States frequently administer federal law, yet scholars have largely overlooked how the practice of cooperative federalism affects the balance of power across the branches of the federal government. This Article explains how states check the federal executive in an era of expansive executive power and how they do so as champions of Congress, both relying on congressionally conferred authority and casting themselves as Congress's faithful agents. By inviting the states to carry out federal law, Congress, whether purposefully or incidentally, counteracts the tendency of statutory ambiguity and broad delegations of authority to enhance federal executive power. When states disagree ...


On The American Paradox Of Laissez Faire And Mass Incarceration, Bernard E. Harcourt Jan 2012

On The American Paradox Of Laissez Faire And Mass Incarceration, Bernard E. Harcourt

Faculty Scholarship

In The Illusion of Free Markets (Harvard 2011), Professor Bernard Harcourt analyzes the evolution of a distinctly American paradox: in the country that has done the most to promote the idea of a hands-off government, we run the single largest prison complex in the entire world. Harcourt traces this paradox back to the eighteenth century and demonstrates how the presumption of government incompetence in economic affairs has been coupled with that of government legitimacy in the realm of policing and punishing. Harcourt shows how these linked presumptions have fueled the expansion of the carceral sphere in the nineteenth and twentieth ...


Privileges Or Immunities, Philip A. Hamburger Jan 2011

Privileges Or Immunities, Philip A. Hamburger

Faculty Scholarship

What was meant by the Fourteenth Amendment's Privileges or Immunities Clause? Did it incorporate the U.S. Bill of Rights against the states or did it do something else? In retrospect, the Clause has seemed to have the poignancy of a path not taken – a trail abandoned in the Slaughter-House Cases and later lamented by academics, litigants, and even some judges. Although wistful thoughts about the Privileges or Immunities Clause may seem to lend legitimacy to incorporation, the Clause actually led in another direction. Long-forgotten evidence clearly shows that the Clause was an attempt to resolve a national dispute ...


"The Sole Right ... Shall Return To The Authors": Anglo-American Authors' Reversion Rights From The Statute Of Anne To Contemporary U.S. Copyright, Lionel Bently, Jane C. Ginsburg Jan 2010

"The Sole Right ... Shall Return To The Authors": Anglo-American Authors' Reversion Rights From The Statute Of Anne To Contemporary U.S. Copyright, Lionel Bently, Jane C. Ginsburg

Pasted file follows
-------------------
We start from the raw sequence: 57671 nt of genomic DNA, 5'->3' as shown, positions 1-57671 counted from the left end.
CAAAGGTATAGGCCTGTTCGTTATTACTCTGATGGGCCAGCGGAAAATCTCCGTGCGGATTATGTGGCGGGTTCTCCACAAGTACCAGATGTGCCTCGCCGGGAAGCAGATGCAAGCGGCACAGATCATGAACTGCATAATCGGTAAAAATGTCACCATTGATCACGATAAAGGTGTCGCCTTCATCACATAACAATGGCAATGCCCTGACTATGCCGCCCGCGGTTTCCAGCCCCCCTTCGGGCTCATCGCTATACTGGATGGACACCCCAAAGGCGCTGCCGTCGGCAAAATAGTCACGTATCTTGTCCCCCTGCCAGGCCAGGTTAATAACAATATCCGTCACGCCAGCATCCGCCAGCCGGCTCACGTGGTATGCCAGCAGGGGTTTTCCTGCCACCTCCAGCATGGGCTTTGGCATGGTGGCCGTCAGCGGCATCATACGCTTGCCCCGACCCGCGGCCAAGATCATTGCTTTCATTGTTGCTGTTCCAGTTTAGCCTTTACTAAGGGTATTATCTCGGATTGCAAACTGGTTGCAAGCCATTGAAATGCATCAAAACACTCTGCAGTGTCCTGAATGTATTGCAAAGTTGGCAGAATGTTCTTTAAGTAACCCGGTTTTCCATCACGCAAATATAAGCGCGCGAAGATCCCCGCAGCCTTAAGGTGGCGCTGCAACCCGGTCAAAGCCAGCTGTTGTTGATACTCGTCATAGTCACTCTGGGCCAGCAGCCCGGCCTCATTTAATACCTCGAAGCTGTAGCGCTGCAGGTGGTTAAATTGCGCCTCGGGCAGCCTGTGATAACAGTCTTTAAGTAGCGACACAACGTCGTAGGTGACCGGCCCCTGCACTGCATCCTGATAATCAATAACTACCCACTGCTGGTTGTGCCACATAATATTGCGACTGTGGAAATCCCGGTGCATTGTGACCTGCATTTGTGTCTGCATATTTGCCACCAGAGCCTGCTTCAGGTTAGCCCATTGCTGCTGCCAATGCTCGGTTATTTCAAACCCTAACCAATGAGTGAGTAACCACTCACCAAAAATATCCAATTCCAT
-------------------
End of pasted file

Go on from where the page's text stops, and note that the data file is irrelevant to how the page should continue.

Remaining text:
Faculty Scholarship

The rise in the seventeenth and eighteenth centuries of a professional class of writers stimulated authors' demands for better remuneration from their writings. The increase in authors who sought to live from their work, rather than from patronage or personal fortune, likely provided at least one impulse for the author-protective provisions of the 1710 Statute of Anne. Under the regime of printing privileges that preceded the Statute of Anne, authors generally received from publisher-booksellers a one-time payment, made when the authors surrendered their manuscripts for publication. Authors whose works enjoyed particularly high demand might negotiate additional payments for new editions ...


A Short History Of Tontines, Kent Mckeever Jan 2010

A Short History Of Tontines, Kent Mckeever

Faculty Scholarship

A tontine is an investment scheme through which shareholders derive some form of profit or benefit while they are living, but the value of each share devolves to the other participants and not the shareholder's heirs on the death of each shareholder. The tontine is usually brought to an end through a dissolution and distribution of assets to the living shareholders when the number of shareholders reaches an agreed small number.

If people know about tontines at all, they tend to visualize the most extreme form – a joint investment whose heritable ownership ends up with the last living shareholder ...


Assessing Chinese Legal Reforms, Benjamin L. Liebman Jan 2009

Assessing Chinese Legal Reforms, Benjamin L. Liebman

Faculty Scholarship

Over the past thirty years China has engaged in what is perhaps the most rapid development of any legal system in the history of the world. The Chinese legal system has been fundamentally transformed since 1978. At the beginning of the reform era there were few laws or trained personnel. Today, China has sophisticated legal institutions, thousands of laws and regulations, and the third largest number of lawyers in the world. Law has begun to regulate both state and individual behavior in ways that were inconceivable in 1978. Commitment to the rule of law has become an important part of ...


A Convenient Constitution? Extraterritoriality After Boumediene, Christina Duffy Ponsa-Kraus Jan 2009

A Convenient Constitution? Extraterritoriality After Boumediene, Christina Duffy Ponsa-Kraus